Lady Deborah Moody

My dear Baptist peacemaking friend Ken Sehested (featured in Blessed Are the Peacemakers) keeps sending me articles about various folks whose stories I’ve never heard. Where does Ken find this stuff?! An article about Lady Deborah Moody was one of them. I tucked it in a file and finally got around to reading it preparing for this month. Why haven’t I heard about this woman?! She’s part of our American history legacy. We cheat ourselves by our silence.
—Daniel Buttry

Lady Deborah Moody (d. 1658 or 1659)

No images remain of Lady Deborah Moody. At least there are no paintings or etchings of her in the Washington D.C. or New York state archives. What remains are various historical markers like the two we are showing with this profile.

No contemporary 17th-century images remain of Lady Deborah Moody. At least there are no paintings or etchings of her in the Washington D.C. or New York state archives. What remains are various historical markers like the two we are showing with this profile.

Have you heard of the woman in American colonial history who founded a town and a church that would be open to people of all religions so there would be no religious persecution in her town?

Such an idea in 1642 was unheard of, and we need to reclaim the story of this woman as an interfaith hero whose witness shall be heard hundreds of years later.

Lady Deborah Moody was born to a noble English family who raised their children to believe that every person had the right to civil and religious freedom. She married Lord Henry Moody, but he died seven years into their marriage. The newly-widowed Lady Moody lived independently in London which got her in trouble with the notorious Star Chamber that policed the morals of England’s upper class. The secretive court sat at the Palace of Westminster for the better part of a century, mainly during her lifetime. One of the Star Chamber’s special interests was attacking religious dissidents, before Parliament finally abolished it in 1641.

However, by that time, Lady Deborah Moody already had sold her estate to raise cash and moved to America in search of civil freedom.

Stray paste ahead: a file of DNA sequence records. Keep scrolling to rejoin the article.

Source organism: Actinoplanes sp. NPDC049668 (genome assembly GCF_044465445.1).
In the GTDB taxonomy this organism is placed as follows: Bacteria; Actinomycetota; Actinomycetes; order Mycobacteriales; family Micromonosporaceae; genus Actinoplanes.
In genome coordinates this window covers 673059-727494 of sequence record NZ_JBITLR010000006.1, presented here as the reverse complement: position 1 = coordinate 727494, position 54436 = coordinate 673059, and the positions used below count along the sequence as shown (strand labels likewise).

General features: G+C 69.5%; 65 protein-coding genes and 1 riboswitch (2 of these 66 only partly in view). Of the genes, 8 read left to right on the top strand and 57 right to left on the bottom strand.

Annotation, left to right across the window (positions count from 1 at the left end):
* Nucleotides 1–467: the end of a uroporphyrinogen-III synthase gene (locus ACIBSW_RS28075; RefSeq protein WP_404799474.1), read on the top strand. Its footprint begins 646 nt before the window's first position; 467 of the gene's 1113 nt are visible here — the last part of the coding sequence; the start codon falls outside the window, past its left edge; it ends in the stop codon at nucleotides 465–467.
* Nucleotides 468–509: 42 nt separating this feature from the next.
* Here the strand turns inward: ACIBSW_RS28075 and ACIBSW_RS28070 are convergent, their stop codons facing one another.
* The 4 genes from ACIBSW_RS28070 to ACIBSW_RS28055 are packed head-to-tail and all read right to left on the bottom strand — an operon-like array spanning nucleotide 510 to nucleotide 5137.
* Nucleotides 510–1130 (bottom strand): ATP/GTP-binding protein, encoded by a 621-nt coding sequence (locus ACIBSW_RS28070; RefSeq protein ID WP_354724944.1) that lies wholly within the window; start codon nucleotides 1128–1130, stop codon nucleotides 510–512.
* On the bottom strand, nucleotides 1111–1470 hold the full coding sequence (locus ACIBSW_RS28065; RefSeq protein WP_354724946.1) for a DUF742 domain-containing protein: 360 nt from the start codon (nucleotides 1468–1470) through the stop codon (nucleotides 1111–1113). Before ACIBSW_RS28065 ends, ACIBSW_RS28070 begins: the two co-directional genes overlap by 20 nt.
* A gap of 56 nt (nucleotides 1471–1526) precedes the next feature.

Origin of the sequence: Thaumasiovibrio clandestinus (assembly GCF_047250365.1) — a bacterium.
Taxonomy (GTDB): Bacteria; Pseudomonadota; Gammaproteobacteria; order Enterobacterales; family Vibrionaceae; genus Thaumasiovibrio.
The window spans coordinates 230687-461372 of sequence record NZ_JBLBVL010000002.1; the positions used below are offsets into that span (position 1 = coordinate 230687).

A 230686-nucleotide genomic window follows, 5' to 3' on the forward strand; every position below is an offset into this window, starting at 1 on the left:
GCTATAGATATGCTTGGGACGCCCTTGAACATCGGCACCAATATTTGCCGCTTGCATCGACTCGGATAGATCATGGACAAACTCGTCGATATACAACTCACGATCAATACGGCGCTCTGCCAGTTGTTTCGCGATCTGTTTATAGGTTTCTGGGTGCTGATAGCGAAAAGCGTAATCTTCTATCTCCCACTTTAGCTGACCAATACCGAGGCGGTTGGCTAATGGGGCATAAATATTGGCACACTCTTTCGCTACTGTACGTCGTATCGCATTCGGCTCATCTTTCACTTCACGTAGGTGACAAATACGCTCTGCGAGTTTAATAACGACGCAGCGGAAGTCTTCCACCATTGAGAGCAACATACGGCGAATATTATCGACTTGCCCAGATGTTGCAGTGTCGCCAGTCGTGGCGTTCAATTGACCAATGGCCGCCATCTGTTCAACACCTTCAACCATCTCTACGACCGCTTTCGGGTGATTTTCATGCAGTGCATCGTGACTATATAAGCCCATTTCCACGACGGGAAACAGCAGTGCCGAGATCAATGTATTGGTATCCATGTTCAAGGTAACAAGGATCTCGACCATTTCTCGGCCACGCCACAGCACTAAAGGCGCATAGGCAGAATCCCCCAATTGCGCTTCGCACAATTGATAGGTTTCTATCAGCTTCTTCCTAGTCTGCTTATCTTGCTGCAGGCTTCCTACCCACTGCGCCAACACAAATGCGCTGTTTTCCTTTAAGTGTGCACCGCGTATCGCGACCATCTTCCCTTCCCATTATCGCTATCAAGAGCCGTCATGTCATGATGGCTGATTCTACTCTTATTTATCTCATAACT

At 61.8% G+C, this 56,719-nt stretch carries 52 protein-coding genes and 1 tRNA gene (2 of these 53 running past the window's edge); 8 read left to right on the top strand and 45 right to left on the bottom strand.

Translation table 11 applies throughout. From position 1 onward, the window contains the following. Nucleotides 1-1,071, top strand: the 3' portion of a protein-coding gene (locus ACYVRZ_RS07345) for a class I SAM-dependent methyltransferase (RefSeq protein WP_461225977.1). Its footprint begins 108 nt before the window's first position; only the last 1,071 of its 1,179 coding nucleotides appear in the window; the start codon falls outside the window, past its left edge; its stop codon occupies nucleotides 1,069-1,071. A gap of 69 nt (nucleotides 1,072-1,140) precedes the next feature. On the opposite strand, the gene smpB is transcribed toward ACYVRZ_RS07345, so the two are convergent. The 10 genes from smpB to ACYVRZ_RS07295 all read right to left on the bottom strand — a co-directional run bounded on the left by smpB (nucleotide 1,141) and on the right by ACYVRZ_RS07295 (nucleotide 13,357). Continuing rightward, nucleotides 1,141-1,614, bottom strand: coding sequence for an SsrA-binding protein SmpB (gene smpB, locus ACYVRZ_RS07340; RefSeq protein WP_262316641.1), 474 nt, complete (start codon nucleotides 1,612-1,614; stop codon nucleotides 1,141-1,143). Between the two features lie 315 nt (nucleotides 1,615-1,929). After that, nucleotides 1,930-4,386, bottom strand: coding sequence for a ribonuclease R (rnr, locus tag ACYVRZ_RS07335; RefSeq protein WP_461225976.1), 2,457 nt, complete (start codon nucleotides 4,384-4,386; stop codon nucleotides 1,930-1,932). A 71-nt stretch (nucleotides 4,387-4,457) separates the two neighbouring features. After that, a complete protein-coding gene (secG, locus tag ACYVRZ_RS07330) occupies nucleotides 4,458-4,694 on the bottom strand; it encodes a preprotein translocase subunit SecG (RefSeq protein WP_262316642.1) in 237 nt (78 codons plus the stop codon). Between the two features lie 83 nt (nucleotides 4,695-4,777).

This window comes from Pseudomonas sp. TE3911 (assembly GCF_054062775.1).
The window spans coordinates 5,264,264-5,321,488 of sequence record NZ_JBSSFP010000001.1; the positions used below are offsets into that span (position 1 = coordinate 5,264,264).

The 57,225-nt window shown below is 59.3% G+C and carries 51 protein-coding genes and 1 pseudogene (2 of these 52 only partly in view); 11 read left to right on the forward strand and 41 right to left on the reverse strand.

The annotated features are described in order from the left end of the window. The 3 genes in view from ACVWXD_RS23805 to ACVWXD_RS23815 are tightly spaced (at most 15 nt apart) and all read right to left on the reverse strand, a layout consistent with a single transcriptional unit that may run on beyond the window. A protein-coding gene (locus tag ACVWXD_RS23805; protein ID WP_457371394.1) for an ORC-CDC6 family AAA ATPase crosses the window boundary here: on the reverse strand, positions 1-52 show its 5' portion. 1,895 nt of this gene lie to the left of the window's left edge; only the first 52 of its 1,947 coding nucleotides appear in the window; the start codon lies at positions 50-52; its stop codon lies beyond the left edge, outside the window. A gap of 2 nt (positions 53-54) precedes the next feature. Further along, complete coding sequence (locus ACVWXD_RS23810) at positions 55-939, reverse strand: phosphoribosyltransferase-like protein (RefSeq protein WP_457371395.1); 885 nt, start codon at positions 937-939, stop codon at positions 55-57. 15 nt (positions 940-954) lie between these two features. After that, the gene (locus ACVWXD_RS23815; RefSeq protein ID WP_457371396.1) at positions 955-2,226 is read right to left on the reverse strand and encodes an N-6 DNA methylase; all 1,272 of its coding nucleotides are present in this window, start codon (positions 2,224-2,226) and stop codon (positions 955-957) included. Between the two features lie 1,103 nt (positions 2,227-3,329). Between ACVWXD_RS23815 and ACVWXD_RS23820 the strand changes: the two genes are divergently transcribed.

She arrived in the Massachusetts Bay Colony in 1639 and received a grant of land in the town of Lynn a few miles north of Boston. She was soon in trouble with local authorities for speaking about her beliefs that “baptizing of infants is no ordinance of God.” When she refused to publicly confess and repent before the court, she was excommunicated, a severe punishment in Puritan Massachusetts. Governor John Winthrop later labeled her “a dangerous woman.”

So Lady Moody moved to the Dutch community on Long Island under the leadership of Petrus Stuyvesant. She bought land at Gravesend in an area that is now part of Brooklyn. She discovered that the Dutch Calvinists were no more interested in religious and civil liberties than were the Puritans in Massachusetts. So she decided to build her own town at Gravesend. She was joined by settlers she had known from Lynn, and soon the streets were laid out and houses built. Lady Moody built a church with a steeple ordered from England. Though an Indian attack destroyed the town and church, the steeple survived and was incorporated into the reconstruction.

Lady Moody secured a patent from the Dutch that gave the Gravesend settlers freedom from civil and religious interference. The church invited any group to hold services, which included Puritans, Separatists, and Quakers (the most despised and persecuted religious group of that day). When Stuyvesant heard about the “open church” policy he came to witness the “disgusting spectacle.” When he challenged Moody he found her more than a match for him. She shot back, “You, sir! How dare you enter my house in my town and tell me how to run my church! If I wish to give comfort and a place to worship, that is my business, sir.” Moody specifically addressed the religious persecution of the Quakers, concluding, “That shall not happen here, and there is naught you can do about it!”

In the annuls of religious freedom in colonial America one can think of Roger Williams (featured in my book Interfaith Heroes), Anne Hutchinson, the executed Mary Dyer (whose statue is now on Boston Common where she was hanged), and John Leland (featured in my book Interfaith Heroes 2). But Lady Deborah Moody deserves a place in that group who laid the foundation of religious freedom in our country.

As she wrote about Gravesend’s community, “There shall be complete social, political, and religious freedom. In agriculture and cultural development, we shall open the door to wayfarers of whatever creed.”

Source: “Why an Aging English Dowager Was Labeled a Dangerous Woman,” by Viola K. Hunt, Liberty, September/October, 1987.

Care to learn more?

Learn more about Daniel Buttry’s series of books on global peacemakers.

Print Friendly